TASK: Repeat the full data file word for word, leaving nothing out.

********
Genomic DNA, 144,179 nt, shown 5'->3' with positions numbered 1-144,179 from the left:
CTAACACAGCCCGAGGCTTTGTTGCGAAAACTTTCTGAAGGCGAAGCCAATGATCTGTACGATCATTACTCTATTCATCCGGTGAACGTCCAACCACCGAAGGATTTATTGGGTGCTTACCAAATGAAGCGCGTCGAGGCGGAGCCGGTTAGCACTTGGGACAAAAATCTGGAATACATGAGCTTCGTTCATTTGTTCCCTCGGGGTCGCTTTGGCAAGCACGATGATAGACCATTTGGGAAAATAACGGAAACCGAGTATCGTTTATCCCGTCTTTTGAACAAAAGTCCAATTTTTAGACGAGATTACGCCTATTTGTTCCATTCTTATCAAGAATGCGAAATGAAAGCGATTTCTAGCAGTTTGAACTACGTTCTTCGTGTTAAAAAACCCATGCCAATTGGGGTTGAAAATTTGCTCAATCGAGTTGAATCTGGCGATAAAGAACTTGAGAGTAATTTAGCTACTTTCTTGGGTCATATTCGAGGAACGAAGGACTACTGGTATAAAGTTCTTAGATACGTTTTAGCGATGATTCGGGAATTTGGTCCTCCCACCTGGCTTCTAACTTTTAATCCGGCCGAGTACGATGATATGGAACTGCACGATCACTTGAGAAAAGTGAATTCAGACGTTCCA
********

Genomic DNA, 144,179 nt, shown 5'->3' with positions numbered 1-144,179 from the left:
CTAACACAGCCCGAGGCTTTGTTGCGAAAACTTTCTGAAGGCGAAGCCAATGATCTGTACGATCATTACTCTATTCATCCGGTGAACGTCCAACCACCGAAGGATTTATTGGGTGCTTACCAAATGAAGCGCGTCGAGGCGGAGCCGGTTAGCACTTGGGACAAAAATCTGGAATACATGAGCTTCGTTCATTTGTTCCCTCGGGGTCGCTTTGGCAAGCACGATGATAGACCATTTGGGAAAATAACGGAAACCGAGTATCGTTTATCCCGTCTTTTGAACAAAAGTCCAATTTTTAGACGAGATTACGCCTATTTGTTCCATTCTTATCAAGAATGCGAAATGAAAGCGATTTCTAGCAGTTTGAACTACGTTCTTCGTGTTAAAAAACCCATGCCAATTGGGGTTGAAAATTTGCTCAATCGAGTTGAATCTGGCGATAAAGAACTTGAGAGTAATTTAGCTACTTTCTTGGGTCATATTCGAGGAACGAAGGACTACTGGTATAAAGTTCTTAGATACGTTTTAGCGATGATTCGGGAATTTGGTCCTCCCACCTGGCTTCTAACTTTTAATCCGGCCGAGTACGATGATATGGAACTGCACGATCACTTGAGAAAAGTGAATTCAGACGTTCCA